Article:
How to Build a Simulator – Part III – Understanding the Differences
This post is Part-3 of the “How To Build a Simulator” series. Previously published was the “How To” intro, which includes a summary of the series and a detailed schedule.
Simulators come in many different forms and can be used for many different purposes. When most hear the word “simulator” they think of a full flight sim with a full visual display, 6DOF, hydraulics, haptic feedback, and all the bells and whistles of a real aircraft. However, while simulators can be this high tech, many are much simpler. Technically anything that simulates an experience can be deemed a “simulator”. This includes video games, amusement rides, and VR worlds but in this post, we will be focusing on the ones used in the industry. Our focus will be on flight sims as previously mentioned as well as the three main categories of simulators.
3 Main Categories
The Desktop Trainer (DTT) is the most basic of all the simulator groups and is the gateway to learning more advanced information. Most computer games fall under this category. The DTTs are exactly what you are picturing. It is a computer connected to a monitor with some sort of input device. Examples include simple game controllers, semi-realistic steering wheels, flight-joysticks, or yokes. These trainers are great for people who are brand new to learning how to operate the simulated vehicle and learning information before application.
Part Task Trainer
The Part Task Trainer (PTT) is much more realistic than the DTT. However, they are focused on just a few tasks. As the name suggests PTTs are used for training a particular set of tasks in repetition. PTTs are especially useful for practicing difficult maneuvers that require much experience. A great example of a PPT is the Receiver Aerial Refueling Trainer (RAR). The RAR trains its users to fly into position allowing boom operators to refuel another aircraft mid-flight to avoid landing. This task is incredibly difficult and requires many hours of practice. One false move and the operator can send their aircraft crashing into the one they are trying to refuel. Another great example would be the Apache Gunnery Trainer (AGT) which has the sole concentration on training gunnery tasks for the front seat e.
The Hands-on Trainer (HOT) is the most realistic of the three. These trainers always include a tangible part of the simulated vehicle for practicing with, other than the control input. This allows the user to get a real understanding and feel for what they are doing. While the uses of each trainer are dependent upon the user’s objective and previous knowledge, these trainers are the best for physical maintenance practice. They can be used for pilot training, or they can include a part, like an engine or transmission, for maintenance. The instructor can program the system to simulate a problem such as overheating. The trainee then must fix the part as if it were real. All movements made are tracked by the system. If the trainee did his job correctly, the part is fixed. If not, the part can exhibit similar consequences much like the real component.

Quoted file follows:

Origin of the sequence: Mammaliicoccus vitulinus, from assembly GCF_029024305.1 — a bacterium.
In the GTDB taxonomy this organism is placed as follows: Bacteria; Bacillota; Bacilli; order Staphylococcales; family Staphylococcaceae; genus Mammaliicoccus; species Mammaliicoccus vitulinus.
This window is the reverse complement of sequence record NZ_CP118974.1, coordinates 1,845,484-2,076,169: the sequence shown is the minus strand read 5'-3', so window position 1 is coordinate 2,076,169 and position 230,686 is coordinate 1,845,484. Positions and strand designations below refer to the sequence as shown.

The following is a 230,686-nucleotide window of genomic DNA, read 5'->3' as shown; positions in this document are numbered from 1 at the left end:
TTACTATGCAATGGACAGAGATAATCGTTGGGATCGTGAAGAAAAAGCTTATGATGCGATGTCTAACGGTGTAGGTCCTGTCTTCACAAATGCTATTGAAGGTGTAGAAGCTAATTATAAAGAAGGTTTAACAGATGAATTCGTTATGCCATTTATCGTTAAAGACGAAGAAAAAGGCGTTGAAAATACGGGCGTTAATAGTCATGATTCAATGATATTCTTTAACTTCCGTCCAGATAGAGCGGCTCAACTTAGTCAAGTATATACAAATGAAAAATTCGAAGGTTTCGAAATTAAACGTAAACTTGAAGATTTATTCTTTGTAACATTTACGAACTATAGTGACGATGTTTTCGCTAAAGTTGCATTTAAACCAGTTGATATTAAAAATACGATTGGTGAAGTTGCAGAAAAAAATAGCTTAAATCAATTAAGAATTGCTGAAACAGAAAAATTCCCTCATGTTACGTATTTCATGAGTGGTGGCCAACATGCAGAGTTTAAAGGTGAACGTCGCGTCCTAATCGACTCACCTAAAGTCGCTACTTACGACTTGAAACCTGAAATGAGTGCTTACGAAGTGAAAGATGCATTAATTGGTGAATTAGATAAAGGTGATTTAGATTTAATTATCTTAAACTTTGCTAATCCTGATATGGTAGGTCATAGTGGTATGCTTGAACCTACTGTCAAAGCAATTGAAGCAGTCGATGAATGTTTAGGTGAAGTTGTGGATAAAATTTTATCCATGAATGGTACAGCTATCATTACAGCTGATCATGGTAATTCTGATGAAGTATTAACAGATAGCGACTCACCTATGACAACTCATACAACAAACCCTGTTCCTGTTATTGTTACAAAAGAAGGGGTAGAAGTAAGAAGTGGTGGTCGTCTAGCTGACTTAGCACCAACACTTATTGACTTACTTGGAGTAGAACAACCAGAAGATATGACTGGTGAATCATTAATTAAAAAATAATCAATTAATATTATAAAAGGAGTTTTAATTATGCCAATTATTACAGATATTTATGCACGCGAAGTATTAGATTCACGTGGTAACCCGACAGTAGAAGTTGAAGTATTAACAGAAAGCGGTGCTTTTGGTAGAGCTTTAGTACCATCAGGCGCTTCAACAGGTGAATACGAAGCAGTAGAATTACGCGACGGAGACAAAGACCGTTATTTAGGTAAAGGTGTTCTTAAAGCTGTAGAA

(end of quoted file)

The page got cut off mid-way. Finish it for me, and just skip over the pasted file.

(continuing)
Other simulators that can fall under the spectrum of these three categories include mission trainers (MT), combined arms tactical trainers (CATT), and flight simulators.
AVT Simulation’s customers often develop requirements based on Federal Aviation Administration (FAA) rules and guidelines. The FAA criteria described below can help differentiate simulators. There are two categories that fall under flight simulators, flight training devices (FTD) and full-flight simulators (FFS). Under these are cockpit procedures trainers (CPT), operational flight trainers (OFT), and weapon systems trainers (WST).
Flight Training Devices
FTD are trainers more similar to the DTTs. They are simpler in design and are much less realistic than an FFS. FTD are ranked from 1-7 with one being the least complicated and realistic.
Level 1 Devices
Level 1 FTD are going extinct because they are obsolete compared to the high-tech, high-fidelity sims we have nowadays. Not many are left in existence and even fewer are actually used for training purposes. These are the history of sims.
Level 2 Simulators
These FTD are more realistic than the level 1’s but are still obsolete. Like the 1’s only a few are left in existence and are not being used for training anymore. The ones left are probably owned by flight history fanatics.
Level 3 Devices
The flight sims at level 3 like 1 and 2 are no longer manufactured. However, some previously approved ones are still in use. Level 3 is the first level to include Advanced Aviation Training Devices. Under this category, Basic Aviation Training Devices are also included. As the names suggest the AATD are more sophisticated than the BATD, but either can be disapproved under the FAA’s discretion and neither were meant for practicing under visual conditions. Meaning they do not have visual systems and cannot be used for unusual altitudes training, circle-to-land maneuvers, or a circling approach.